In 1976, Kenny asserted his gay identity with the publication in Gay Sunshine of the poem, "Winkte," and an essay, "Tinselled Bucks: An Historical Study in Indian Homosexuality." In his essay, Kenny claimed the berdache, or two-spirit, tradition as an exemplar for contemporary Indians. He was among the first nationally recognized American Indians to come out publicly.

With Blackrobe: Isaac Jogues (1982) Kenny ventured into the genre of historical poetry, telling the story of a Jesuit missionary martyred by the Mohawks in 1646. It was nominated for a Pulitzer Prize and received the National Public Radio Award for Broadcasting (1984). The death of his mother led him to write about his childhood and family in The Mama Poems (1984), which received the American Book Award of the Before Columbus Foundation. In Rain and Other Fictions (1985; reprinted 1990) he made yet another departure, publishing short stories and a one-act play. Kenny returned to historical poetry with Tekonwatonti/Molly Brant (1992), which recreates the voice of a prominent Mohawk woman who married an Englishman. In this and other historical works, he portrays individuals who are multiply located. Like himself, they cross (and sometimes transgress) boundaries between cultures and ways of being, whether as Indians in a white world, missionaries among Indians, Indian women married to white men, or gay men in a heterosexual world. This interest in historically grounded storytelling distinguishes his work from the mythico-poetic style of feminist Native authors such as Paula Gunn Allen.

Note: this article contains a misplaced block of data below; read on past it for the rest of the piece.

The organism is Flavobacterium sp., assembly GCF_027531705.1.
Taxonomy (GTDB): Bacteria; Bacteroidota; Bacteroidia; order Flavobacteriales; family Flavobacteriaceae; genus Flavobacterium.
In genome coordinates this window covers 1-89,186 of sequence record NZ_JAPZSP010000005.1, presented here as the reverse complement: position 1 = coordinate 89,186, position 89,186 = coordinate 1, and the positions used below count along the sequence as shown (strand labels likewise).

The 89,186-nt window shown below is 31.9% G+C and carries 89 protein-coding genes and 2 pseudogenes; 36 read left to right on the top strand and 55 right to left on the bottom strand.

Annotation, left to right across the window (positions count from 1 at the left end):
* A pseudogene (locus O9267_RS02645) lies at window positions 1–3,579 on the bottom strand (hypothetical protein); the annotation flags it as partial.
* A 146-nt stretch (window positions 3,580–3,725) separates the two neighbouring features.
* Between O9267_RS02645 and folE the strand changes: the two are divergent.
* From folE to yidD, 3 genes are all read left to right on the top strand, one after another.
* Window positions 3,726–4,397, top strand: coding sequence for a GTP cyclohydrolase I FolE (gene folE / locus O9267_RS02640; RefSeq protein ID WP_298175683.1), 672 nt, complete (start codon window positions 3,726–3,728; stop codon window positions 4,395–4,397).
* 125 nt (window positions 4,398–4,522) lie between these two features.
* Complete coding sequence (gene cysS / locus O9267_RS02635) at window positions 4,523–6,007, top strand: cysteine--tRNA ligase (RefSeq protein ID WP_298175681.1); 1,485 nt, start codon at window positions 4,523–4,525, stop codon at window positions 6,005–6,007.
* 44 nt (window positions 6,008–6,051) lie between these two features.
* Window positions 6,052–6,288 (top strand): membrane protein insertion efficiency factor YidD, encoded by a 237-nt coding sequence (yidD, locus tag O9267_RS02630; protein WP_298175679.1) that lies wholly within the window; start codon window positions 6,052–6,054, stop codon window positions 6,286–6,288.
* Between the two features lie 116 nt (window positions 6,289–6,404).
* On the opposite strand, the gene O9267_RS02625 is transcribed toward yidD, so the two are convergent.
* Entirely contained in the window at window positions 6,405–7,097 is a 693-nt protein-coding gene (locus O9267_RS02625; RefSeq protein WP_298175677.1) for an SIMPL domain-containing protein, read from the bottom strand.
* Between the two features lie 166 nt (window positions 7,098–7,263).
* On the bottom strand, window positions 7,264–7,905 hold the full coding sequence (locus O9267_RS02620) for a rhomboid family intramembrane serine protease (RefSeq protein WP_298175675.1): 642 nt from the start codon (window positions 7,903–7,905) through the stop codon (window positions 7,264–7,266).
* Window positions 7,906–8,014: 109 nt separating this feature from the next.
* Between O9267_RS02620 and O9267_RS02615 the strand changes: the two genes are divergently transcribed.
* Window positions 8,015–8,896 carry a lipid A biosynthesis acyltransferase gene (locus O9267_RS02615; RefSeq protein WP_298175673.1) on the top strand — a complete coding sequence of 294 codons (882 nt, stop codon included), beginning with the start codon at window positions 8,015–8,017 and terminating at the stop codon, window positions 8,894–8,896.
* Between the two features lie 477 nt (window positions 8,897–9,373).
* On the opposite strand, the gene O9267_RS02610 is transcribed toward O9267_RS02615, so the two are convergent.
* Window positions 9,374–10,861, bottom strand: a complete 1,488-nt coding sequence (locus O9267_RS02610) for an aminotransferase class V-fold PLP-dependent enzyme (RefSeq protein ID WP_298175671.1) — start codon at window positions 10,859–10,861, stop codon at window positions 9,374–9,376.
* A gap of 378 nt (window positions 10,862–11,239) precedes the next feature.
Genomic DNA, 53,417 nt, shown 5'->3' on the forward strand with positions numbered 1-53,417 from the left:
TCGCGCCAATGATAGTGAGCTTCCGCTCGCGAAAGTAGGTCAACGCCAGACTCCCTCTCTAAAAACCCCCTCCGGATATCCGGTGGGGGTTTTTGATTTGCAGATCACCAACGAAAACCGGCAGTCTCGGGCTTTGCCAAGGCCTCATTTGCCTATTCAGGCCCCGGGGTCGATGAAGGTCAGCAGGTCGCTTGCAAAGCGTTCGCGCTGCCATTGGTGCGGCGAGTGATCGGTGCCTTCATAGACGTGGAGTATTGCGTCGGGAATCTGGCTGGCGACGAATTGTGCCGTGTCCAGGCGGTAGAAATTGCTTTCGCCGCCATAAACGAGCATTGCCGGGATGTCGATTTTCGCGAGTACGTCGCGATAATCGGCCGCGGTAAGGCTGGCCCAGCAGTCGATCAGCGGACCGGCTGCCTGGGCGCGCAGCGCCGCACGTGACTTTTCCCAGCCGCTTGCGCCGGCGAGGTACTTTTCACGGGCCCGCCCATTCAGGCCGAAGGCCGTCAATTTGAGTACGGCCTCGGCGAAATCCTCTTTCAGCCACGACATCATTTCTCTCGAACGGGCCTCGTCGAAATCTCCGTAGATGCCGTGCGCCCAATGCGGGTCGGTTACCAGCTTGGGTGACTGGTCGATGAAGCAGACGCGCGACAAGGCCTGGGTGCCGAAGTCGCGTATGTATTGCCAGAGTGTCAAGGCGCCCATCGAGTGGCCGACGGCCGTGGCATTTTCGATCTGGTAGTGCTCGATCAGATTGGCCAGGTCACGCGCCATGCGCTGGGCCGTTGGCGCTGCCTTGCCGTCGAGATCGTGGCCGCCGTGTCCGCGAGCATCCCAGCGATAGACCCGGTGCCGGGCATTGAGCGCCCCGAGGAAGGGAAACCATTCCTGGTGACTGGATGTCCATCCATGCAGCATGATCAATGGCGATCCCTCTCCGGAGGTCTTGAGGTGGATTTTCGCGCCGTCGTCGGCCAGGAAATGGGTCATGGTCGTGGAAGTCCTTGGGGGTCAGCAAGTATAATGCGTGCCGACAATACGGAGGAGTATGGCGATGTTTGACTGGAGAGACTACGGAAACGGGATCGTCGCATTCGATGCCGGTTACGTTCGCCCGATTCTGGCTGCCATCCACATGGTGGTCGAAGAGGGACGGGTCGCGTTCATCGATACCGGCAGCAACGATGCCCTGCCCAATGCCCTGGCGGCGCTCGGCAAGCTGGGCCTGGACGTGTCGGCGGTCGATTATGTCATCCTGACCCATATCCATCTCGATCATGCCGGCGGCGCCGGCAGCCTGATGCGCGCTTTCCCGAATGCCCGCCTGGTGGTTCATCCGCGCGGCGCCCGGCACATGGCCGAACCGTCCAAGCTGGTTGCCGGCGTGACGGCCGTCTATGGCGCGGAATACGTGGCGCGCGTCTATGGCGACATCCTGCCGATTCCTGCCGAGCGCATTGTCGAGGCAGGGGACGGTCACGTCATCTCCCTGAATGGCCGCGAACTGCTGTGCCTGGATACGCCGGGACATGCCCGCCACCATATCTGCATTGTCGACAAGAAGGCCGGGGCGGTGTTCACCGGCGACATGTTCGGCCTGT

The search for historical Native American voices eventually led Kenny to re-evaluate the legacy of Walt Whitman. In "Whitman's Indifference to Indians" (1992), he criticized the poet's silence on U.S. Indian policies and argued that Whitman's failure to include Native Americans among his subjects was a tragic loss. Kenny himself promoted diverse authors throughout his career, establishing Strawberry Press in 1976 to publish Native Americans' work, editing collections of Native American writings, and encouraging writers of color as editor of the journal Contact/II.

In 1986, he moved to Saranac Lake in upstate New York. He continued to travel frequently to lecture and teach. He has been poet-in-residence at North Country Community College and the State University of New York at Potsdam. In 1995, he received an honorary doctorate from St. Lawrence University. Kenny has published over thirty collections of poetry, fiction, and essays, and his works have appeared in nearly a hundred journals, magazines, and anthologies in several languages. Joseph Bruchac has ranked him among "the four or five significant Native American poets."


Bruchac, Joseph. Survival This Way: Interviews with American Indian Poets. Tucson: Sun Tracks/University of Arizona Press, 1987.

Swann, Brian, and Arnold Krupat, ed. I Tell You Now: Autobiographical Essays by Native American Writers. Lincoln: University of Nebraska Press, 1987, 1989.

Will Roscoe